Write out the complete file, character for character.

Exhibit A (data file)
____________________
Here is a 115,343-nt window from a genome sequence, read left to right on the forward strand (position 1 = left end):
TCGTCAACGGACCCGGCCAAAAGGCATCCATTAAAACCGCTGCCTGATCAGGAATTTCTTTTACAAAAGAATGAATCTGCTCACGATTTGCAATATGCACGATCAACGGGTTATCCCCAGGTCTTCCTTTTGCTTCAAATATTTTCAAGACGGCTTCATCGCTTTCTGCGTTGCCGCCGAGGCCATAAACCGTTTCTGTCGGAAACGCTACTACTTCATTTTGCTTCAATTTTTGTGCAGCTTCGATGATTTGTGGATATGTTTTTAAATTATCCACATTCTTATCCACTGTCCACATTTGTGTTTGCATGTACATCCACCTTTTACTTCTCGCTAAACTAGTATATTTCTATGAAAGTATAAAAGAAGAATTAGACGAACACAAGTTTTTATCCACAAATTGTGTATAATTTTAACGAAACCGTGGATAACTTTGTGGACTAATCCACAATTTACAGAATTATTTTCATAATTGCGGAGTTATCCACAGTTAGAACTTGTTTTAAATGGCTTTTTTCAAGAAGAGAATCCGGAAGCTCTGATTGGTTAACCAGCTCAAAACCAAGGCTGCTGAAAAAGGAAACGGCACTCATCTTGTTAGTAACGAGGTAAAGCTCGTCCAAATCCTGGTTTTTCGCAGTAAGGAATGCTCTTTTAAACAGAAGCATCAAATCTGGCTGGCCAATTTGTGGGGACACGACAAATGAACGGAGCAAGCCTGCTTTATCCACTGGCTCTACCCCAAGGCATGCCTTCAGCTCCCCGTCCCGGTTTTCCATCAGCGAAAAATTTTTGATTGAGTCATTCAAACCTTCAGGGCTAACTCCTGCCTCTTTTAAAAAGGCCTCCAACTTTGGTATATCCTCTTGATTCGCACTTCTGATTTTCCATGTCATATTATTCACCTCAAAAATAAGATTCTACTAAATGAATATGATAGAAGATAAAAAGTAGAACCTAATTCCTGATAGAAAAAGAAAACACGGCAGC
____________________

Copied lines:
Here is a 115,343-nt window from a genome sequence, read left to right on the forward strand (position 1 = left end):
TCGTCAACGGACCCGGCCAAAAGGCATCCATTAAAACCGCTGCCTGATCAGGAATTTCTTTTACAAAAGAATGAATCTGCTCACGATTTGCAATATGCACGATCAACGGGTTATCCCCAGGTCTTCCTTTTGCTTCAAATATTTTCAAGACGGCTTCATCGCTTTCTGCGTTGCCGCCGAGGCCATAAACCGTTTCTGTCGGAAACGCTACTACTTCATTTTGCTTCAATTTTTGTGCAGCTTCGATGATTTGTGGATATGTTTTTAAATTATCCACATTCTTATCCACTGTCCACATTTGTGTTTGCATGTACATCCACCTTTTACTTCTCGCTAAACTAGTATATTTCTATGAAAGTATAAAAGAAGAATTAGACGAACACAAGTTTTTATCCACAAATTGTGTATAATTTTAACGAAACCGTGGATAACTTTGTGGACTAATCCACAATTTACAGAATTATTTTCATAATTGCGGAGTTATCCACAGTTAGAACTTGTTTTAAATGGCTTTTTTCAAGAAGAGAATCCGGAAGCTCTGATTGGTTAACCAGCTCAAAACCAAGGCTGCTGAAAAAGGAAACGGCACTCATCTTGTTAGTAACGAGGTAAAGCTCGTCCAAATCCTGGTTTTTCGCAGTAAGGAATGCTCTTTTAAACAGAAGCATCAAATCTGGCTGGCCAATTTGTGGGGACACGACAAATGAACGGAGCAAGCCTGCTTTATCCACTGGCTCTACCCCAAGGCATGCCTTCAGCTCCCCGTCCCGGTTTTCCATCAGCGAAAAATTTTTGATTGAGTCATTCAAACCTTCAGGGCTAACTCCTGCCTCTTTTAAAAAGGCCTCCAACTTTGGTATATCCTCTTGATTCGCACTTCTGATTTTCCATGTCATATTATTCACCTCAAAAATAAGATTCTACTAAATGAATATGATAGAAGATAAAAAGTAGAACCTAATTCCTGATAGAAAAAGAAAACACGGCAGC